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IICSA published its final Report in October 2022. This website was last updated in January 2023.

IICSA Independent Inquiry into Child Sexual Abuse

The Report of the Independent Inquiry into Child Sexual Abuse

Final report

K.2: Prioritising the protection of children

6. The effective protection of children from harm is an essential feature of a civilised society. Despite this, child sexual abuse occurs in many institutions, contexts and settings. The Inquiry’s work revealed physical violence as well as neglect and emotional harm that individually, or in combination, created an environment in which sexual abuse could take place. Many institutions did not respond effectively, or at all, to child sexual abuse. A number of examples did not involve finely balanced decisions but were cases where action was obviously necessary and often urgent but none was taken. Reputations tended to be valued above the interests of children.

Reforming the system for safeguarding and child protection

7. The legal and policy requirements for child protection and safeguarding are often complex. This complexity can lead to assumptions that every aspect of child protection and safeguarding is already covered by existing frameworks. That is not the case. An additional problem was the failure to implement and comply with the child protection arrangements that were in place.

8. The cornerstone of the system is multi-agency working. When child protection concerns arise, the relevant local authority has a statutory duty to make enquiries and decide whether to take any action to safeguard or promote the child’s welfare. The police are responsible for investigating allegations of criminal offences of child sexual abuse. If there is sufficient evidence to proceed and it is in the public interest to do so, the Crown Prosecution Service will authorise a prosecution. Nonetheless, despite successive policy initiatives to work better together, the statutory agencies have not always collaborated efficiently and effectively. On occasions, this has been marked by an absence of collective leadership by statutory agencies.

9. Scrutiny and inspection arrangements are also important features of the current system, with a number of organisations playing an important role in the oversight of child protection and regulation. Although there is a regime for thematic inspection of child protection across the statutory services, external and independent statutory scrutiny of child protection practice is in some ways fragmented. Inspection activity does not always identify poor practice, particularly given the necessarily wide-ranging nature of many inspections. Some private or voluntary institutions receive little, if any, independent assessment of their child protection practices.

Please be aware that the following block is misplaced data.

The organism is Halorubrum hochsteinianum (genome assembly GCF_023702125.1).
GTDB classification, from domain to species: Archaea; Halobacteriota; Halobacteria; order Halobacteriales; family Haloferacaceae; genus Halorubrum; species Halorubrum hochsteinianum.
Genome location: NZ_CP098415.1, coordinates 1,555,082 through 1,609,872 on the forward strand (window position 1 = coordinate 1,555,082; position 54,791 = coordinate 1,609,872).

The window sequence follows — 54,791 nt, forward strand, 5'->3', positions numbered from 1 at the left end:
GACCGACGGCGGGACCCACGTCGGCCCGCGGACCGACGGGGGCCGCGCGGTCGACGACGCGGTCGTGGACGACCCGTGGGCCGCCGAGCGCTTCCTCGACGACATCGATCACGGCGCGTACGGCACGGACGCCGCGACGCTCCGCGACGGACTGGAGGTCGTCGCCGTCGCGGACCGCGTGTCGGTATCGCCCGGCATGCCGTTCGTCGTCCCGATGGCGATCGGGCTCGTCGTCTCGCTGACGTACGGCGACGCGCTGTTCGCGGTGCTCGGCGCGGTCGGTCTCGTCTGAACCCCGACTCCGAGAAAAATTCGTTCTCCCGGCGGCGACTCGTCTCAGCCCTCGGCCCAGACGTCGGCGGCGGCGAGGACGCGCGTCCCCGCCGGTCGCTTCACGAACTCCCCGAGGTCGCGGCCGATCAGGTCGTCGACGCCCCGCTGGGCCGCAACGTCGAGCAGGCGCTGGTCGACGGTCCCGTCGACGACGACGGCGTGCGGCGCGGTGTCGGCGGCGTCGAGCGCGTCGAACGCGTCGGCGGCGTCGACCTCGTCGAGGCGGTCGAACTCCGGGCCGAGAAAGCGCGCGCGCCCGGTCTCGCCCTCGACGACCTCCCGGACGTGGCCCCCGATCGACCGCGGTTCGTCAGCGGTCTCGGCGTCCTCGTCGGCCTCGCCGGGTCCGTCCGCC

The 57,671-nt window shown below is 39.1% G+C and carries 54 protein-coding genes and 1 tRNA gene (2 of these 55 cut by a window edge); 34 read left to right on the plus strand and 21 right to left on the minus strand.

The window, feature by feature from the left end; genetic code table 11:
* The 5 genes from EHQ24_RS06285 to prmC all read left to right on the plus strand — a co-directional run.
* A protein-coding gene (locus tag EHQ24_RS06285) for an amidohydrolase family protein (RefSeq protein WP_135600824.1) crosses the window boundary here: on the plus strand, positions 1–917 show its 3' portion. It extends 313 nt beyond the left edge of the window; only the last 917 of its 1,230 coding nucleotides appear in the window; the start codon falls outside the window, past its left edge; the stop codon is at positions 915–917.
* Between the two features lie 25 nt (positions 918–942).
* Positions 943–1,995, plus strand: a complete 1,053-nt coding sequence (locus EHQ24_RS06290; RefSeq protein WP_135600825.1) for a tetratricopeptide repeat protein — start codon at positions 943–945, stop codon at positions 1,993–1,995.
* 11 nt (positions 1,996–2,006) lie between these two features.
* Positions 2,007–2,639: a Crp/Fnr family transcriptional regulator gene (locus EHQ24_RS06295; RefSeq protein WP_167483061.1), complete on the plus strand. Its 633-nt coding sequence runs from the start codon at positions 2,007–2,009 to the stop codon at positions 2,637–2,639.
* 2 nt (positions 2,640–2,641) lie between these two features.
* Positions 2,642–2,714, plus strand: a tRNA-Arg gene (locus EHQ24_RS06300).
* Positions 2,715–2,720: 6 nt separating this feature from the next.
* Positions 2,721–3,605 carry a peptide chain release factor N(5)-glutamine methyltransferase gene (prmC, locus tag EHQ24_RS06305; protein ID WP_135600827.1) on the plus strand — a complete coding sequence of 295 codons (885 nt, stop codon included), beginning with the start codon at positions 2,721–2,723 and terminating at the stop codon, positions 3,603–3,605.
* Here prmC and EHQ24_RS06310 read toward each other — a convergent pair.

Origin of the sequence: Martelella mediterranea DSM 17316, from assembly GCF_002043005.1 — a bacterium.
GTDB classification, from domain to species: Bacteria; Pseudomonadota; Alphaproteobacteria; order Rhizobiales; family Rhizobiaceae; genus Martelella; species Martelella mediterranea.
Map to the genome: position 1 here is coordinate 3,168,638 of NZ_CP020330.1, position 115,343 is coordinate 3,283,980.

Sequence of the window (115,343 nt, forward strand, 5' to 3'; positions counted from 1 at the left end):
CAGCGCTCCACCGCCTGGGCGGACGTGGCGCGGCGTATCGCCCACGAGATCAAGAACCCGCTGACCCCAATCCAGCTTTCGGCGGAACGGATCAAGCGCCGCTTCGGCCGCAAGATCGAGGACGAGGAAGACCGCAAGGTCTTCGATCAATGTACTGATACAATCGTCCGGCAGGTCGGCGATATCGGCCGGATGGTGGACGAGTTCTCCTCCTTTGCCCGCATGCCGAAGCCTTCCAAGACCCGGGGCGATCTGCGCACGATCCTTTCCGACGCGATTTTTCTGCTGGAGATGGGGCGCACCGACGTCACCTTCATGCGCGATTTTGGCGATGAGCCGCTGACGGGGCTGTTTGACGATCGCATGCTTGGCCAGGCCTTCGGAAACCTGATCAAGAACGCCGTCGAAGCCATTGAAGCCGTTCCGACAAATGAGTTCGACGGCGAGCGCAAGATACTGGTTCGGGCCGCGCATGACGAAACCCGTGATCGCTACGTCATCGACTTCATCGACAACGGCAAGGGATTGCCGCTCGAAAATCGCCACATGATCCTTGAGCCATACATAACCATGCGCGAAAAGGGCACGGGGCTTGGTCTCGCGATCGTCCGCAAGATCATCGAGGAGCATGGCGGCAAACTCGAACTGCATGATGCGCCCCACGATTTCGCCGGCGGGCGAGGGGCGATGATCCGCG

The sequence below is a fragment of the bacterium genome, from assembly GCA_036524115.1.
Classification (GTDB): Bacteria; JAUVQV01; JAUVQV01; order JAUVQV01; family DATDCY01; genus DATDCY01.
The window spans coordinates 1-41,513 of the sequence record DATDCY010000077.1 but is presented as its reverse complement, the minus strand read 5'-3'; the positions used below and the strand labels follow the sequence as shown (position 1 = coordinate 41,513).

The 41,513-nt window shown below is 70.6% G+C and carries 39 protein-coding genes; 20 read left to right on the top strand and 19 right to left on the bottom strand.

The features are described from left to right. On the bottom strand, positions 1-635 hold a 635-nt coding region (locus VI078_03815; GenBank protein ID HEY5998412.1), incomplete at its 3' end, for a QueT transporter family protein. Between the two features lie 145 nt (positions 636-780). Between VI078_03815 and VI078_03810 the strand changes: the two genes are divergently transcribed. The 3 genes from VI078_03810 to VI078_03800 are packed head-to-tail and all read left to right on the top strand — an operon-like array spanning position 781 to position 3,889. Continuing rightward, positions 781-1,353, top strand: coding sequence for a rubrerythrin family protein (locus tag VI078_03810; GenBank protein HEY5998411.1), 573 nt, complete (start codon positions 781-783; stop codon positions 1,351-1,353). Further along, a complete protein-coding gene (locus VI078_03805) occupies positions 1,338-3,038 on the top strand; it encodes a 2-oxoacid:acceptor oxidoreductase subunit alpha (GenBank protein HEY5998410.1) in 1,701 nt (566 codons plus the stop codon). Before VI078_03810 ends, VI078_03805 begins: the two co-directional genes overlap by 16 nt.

10. The challenges are considerable and growing. As the UK recovers from the consequences of a worldwide pandemic and as the scale of online-facilitated child sexual abuse increases, those challenges are likely to last well into the future.

Child Protection Authorities for England and for Wales

11. Child protection must be given a much-needed and enhanced focus as well as a consistency of approach. It should not be subsumed into other areas of practice within institutions or be permitted to drift into institutional obscurity. There is a very real risk that unless there is long-lasting and focussed vigilance, institutions may continue or revert to poor practice and, worse still, actively downplay child sexual abuse. To address and respond to the complex challenges of child sexual abuse at local and national levels, the Inquiry recommends the establishment of independent Child Protection Authorities for England and for Wales.

Recommendation 2: Child Protection Authorities for England and for Wales